Headshot of Nadine Dietz

By Nadine Dietz

21 mins ago

As the Chief Marketing Communications Officer, President of the GE Foundation and co-leader of the GE Women’s Network, Linda Boff describes herself and other marketers as the “keepers of the flame”. On the 150th episode of CMO Moves, Linda shares the power of storytelling, and a look at how she’s able to wear so many “hats” while sticking to what is core to the brand’s DNA.

You’re not only Chief Marketing Communications Officer, you’re the President of GE Foundation. You also co-lead the GE Women’s Network and now you’re leading Learning and Culture for GE. How many hats do you have and how did you get all those hats? 

Probably too many on any given day. But I never set out to wear more than my CMO hat, which I loved early [on] and is still the love of my life. I would say professionally, the second love of my life is, is GE. It’s a privilege to work here just about every morning. I kind of pinch myself and say, “I’m lucky to be here.”  

As marketers we are good at many things but one of them is listening and paying attention to our customers. In the GE world, we have many customers. We have the people who buy things from us, be it equipment or services or software. We have employees, we have stock owners. And I don’t think it is such a big leap. At least it isn’t to me that some of the things that I now help to look after are our own employees and their development and training as they work to become even better leaders [and] more customer centric.  

The Foundation to me is frankly a wonderful way that we get to the right organizations in the communities where we live and work. In some ways, it’s kind of the expansion of our brand and reputation. And that’s what I’m paid to do. To quote Indra Nooyi on a call many of us were on [in] early COVID days, “marketers are the soul of an organization.” On a good day, it really feels that way, right? That we’re kind of keepers of the flame, the Jimminy Crickets of marketing, so to speak. So, these hats may look different to me [but] they’re really just facets of one thing. And that is the reputation [and] the brand of our great company amongst audiences that matter internally and externally.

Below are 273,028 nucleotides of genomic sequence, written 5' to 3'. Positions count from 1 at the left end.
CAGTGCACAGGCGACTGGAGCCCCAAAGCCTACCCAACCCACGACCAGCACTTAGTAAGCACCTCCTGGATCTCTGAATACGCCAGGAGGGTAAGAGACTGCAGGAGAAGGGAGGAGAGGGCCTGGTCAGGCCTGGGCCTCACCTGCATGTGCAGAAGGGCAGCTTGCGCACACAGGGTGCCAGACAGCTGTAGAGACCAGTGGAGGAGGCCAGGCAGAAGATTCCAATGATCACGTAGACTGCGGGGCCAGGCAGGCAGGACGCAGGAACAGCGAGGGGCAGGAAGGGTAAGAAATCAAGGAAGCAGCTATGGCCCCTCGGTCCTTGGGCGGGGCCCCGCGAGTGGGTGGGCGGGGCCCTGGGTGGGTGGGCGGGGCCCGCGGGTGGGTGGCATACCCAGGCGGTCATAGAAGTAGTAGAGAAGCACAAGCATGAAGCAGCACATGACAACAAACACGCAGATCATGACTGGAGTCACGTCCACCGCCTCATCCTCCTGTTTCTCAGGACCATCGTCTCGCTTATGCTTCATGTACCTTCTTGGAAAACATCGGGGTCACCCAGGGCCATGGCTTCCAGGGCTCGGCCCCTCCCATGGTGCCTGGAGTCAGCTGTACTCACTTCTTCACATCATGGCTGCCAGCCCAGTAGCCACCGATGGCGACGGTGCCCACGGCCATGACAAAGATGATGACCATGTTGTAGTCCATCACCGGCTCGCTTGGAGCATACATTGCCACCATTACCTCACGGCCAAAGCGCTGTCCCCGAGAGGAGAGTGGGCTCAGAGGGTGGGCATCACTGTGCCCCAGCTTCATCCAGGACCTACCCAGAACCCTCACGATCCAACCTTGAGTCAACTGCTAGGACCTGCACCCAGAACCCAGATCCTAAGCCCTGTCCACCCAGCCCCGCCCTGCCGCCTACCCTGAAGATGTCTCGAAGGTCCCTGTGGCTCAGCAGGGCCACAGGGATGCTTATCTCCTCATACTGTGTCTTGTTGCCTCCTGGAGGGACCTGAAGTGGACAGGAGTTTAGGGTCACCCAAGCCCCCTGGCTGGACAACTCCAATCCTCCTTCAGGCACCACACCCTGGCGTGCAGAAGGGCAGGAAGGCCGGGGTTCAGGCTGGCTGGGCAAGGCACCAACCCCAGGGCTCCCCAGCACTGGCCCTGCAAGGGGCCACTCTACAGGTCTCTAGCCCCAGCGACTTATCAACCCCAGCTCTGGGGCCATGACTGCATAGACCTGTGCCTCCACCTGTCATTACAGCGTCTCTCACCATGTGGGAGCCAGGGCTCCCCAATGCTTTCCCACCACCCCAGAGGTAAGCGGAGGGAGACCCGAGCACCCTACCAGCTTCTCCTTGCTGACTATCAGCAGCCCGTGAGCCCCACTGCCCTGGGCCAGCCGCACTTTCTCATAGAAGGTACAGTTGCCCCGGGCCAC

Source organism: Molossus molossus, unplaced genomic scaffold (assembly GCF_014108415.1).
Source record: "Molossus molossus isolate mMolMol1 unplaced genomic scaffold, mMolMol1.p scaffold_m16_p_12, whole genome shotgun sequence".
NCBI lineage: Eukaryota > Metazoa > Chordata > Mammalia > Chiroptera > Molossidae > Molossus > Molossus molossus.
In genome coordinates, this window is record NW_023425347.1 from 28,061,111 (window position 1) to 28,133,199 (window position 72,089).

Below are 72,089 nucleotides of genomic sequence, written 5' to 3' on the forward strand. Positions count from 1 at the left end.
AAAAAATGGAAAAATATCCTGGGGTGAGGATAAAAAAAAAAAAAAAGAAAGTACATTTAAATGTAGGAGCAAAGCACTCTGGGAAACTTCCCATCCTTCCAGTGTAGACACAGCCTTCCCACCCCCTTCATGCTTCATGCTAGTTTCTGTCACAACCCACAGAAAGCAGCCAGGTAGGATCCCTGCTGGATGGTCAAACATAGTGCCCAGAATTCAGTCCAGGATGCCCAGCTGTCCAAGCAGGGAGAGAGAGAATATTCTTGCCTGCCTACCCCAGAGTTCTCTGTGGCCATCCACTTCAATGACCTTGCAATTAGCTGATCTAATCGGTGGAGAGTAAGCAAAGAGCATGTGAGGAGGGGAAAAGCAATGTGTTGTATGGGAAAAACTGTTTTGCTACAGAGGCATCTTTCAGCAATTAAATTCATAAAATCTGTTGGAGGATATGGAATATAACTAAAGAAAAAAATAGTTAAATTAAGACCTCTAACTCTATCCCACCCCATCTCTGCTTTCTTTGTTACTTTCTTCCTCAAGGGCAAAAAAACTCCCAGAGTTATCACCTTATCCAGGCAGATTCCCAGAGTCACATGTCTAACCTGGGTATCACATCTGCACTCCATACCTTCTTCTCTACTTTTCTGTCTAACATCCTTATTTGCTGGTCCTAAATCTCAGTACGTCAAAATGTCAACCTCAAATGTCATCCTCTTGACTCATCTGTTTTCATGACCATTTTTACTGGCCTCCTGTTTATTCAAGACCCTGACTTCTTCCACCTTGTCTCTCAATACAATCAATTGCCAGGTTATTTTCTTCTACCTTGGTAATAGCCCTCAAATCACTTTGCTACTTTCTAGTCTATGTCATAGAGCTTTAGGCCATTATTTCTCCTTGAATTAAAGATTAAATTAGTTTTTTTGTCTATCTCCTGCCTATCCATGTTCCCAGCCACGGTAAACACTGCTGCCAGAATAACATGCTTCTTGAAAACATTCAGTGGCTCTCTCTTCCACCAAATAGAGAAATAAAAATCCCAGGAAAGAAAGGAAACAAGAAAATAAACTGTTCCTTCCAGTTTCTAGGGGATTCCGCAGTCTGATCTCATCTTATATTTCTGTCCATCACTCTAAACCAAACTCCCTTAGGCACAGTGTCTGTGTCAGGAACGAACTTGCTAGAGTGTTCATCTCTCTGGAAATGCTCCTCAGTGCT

You have been able to really communicate brand through this beautiful art of storytelling, which in your case is fueled by innovation, given the heritage (Thomas Edison). So tell us a little bit about storytelling and what that means to you. 

I am blessed with a team and a set of agency partners who are ridiculously good at this and who (this is kind of our mantra) sweat every touch point, sweat every asset. It’s not enough just to put up a post on Instagram or tell a story in a video. It’s how do we do it in a way that really is core to our DNA.  

Years ago, we got very clear on our voice, on who we are, on what matters. We better embraced our “inner geek” or something and decided that we weren’t going to chase. We weren’t going to try to be anybody else, but who we are–Thomas Edison’s company, all these decades and decades later. We embrace innovation. 

We also, [and] I think every company feels this way to a degree, we have such impact. We’re part of the energy transition in renewables and in clean gas. We’re part of the future of healthcare. We take very seriously our role in the return to Safelite in the skys. So these are things that fuel everybody at GE every day. And it’s kind of a privilege to get to tell those stories. They’re endless–they’re the stories of the technology and the people.